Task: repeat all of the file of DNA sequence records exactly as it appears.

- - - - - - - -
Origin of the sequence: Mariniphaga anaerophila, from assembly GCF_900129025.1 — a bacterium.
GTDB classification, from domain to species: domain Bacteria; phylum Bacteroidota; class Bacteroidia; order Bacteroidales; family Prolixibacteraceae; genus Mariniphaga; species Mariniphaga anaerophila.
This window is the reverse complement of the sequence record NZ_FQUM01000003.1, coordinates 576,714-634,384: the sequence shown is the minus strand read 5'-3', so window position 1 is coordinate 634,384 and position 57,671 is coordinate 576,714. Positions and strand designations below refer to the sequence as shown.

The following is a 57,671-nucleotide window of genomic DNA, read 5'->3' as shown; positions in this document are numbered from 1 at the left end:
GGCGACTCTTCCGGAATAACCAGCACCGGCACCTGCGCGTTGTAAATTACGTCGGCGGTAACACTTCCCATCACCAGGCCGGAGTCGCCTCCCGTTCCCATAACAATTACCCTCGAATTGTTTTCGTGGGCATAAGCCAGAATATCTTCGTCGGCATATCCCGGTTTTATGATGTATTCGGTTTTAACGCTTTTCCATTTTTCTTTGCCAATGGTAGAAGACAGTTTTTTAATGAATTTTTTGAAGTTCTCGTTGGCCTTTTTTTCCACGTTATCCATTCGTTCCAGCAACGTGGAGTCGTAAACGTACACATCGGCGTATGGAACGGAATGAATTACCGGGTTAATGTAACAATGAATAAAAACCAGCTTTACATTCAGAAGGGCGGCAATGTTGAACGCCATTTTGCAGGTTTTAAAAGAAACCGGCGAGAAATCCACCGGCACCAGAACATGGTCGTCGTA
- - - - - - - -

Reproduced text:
Origin of the sequence: Mariniphaga anaerophila, from assembly GCF_900129025.1 — a bacterium.
GTDB classification, from domain to species: domain Bacteria; phylum Bacteroidota; class Bacteroidia; order Bacteroidales; family Prolixibacteraceae; genus Mariniphaga; species Mariniphaga anaerophila.
This window is the reverse complement of the sequence record NZ_FQUM01000003.1, coordinates 576,714-634,384: the sequence shown is the minus strand read 5'-3', so window position 1 is coordinate 634,384 and position 57,671 is coordinate 576,714. Positions and strand designations below refer to the sequence as shown.

The following is a 57,671-nucleotide window of genomic DNA, read 5'->3' as shown; positions in this document are numbered from 1 at the left end:
GGCGACTCTTCCGGAATAACCAGCACCGGCACCTGCGCGTTGTAAATTACGTCGGCGGTAACACTTCCCATCACCAGGCCGGAGTCGCCTCCCGTTCCCATAACAATTACCCTCGAATTGTTTTCGTGGGCATAAGCCAGAATATCTTCGTCGGCATATCCCGGTTTTATGATGTATTCGGTTTTAACGCTTTTCCATTTTTCTTTGCCAATGGTAGAAGACAGTTTTTTAATGAATTTTTTGAAGTTCTCGTTGGCCTTTTTTTCCACGTTATCCATTCGTTCCAGCAACGTGGAGTCGTAAACGTACACATCGGCGTATGGAACGGAATGAATTACCGGGTTAATGTAACAATGAATAAAAACCAGCTTTACATTCAGAAGGGCGGCAATGTTGAACGCCATTTTGCAGGTTTTAAAAGAAACCGGCGAGAAATCCACCGGCACCAGAACATGGTCGTCGTA